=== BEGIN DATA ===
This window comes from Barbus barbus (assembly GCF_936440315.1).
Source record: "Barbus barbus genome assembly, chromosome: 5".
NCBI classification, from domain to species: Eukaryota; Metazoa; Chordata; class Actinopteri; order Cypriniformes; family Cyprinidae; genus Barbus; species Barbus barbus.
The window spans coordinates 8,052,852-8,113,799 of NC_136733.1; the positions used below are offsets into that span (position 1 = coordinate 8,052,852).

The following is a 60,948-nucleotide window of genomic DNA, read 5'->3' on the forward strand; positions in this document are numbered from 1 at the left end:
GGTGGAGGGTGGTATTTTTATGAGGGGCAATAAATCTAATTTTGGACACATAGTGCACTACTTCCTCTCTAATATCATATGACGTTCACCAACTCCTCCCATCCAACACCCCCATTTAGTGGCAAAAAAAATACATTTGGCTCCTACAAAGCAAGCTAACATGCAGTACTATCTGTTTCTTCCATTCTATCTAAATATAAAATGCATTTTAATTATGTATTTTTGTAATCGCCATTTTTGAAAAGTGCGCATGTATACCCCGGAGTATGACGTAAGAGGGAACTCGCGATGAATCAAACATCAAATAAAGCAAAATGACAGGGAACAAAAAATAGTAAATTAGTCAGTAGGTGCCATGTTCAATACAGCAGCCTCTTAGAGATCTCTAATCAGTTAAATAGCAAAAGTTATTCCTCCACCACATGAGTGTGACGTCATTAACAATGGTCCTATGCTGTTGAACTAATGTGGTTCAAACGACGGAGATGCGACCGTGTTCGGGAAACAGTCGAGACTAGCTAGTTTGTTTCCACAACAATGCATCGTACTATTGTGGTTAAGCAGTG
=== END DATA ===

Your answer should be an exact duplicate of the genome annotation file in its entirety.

This window comes from Barbus barbus (assembly GCF_936440315.1).
Source record: "Barbus barbus genome assembly, chromosome: 5".
NCBI classification, from domain to species: Eukaryota; Metazoa; Chordata; class Actinopteri; order Cypriniformes; family Cyprinidae; genus Barbus; species Barbus barbus.
The window spans coordinates 8,052,852-8,113,799 of NC_136733.1; the positions used below are offsets into that span (position 1 = coordinate 8,052,852).

The following is a 60,948-nucleotide window of genomic DNA, read 5'->3' on the forward strand; positions in this document are numbered from 1 at the left end:
GGTGGAGGGTGGTATTTTTATGAGGGGCAATAAATCTAATTTTGGACACATAGTGCACTACTTCCTCTCTAATATCATATGACGTTCACCAACTCCTCCCATCCAACACCCCCATTTAGTGGCAAAAAAAATACATTTGGCTCCTACAAAGCAAGCTAACATGCAGTACTATCTGTTTCTTCCATTCTATCTAAATATAAAATGCATTTTAATTATGTATTTTTGTAATCGCCATTTTTGAAAAGTGCGCATGTATACCCCGGAGTATGACGTAAGAGGGAACTCGCGATGAATCAAACATCAAATAAAGCAAAATGACAGGGAACAAAAAATAGTAAATTAGTCAGTAGGTGCCATGTTCAATACAGCAGCCTCTTAGAGATCTCTAATCAGTTAAATAGCAAAAGTTATTCCTCCACCACATGAGTGTGACGTCATTAACAATGGTCCTATGCTGTTGAACTAATGTGGTTCAAACGACGGAGATGCGACCGTGTTCGGGAAACAGTCGAGACTAGCTAGTTTGTTTCCACAACAATGCATCGTACTATTGTGGTTAAGCAGTG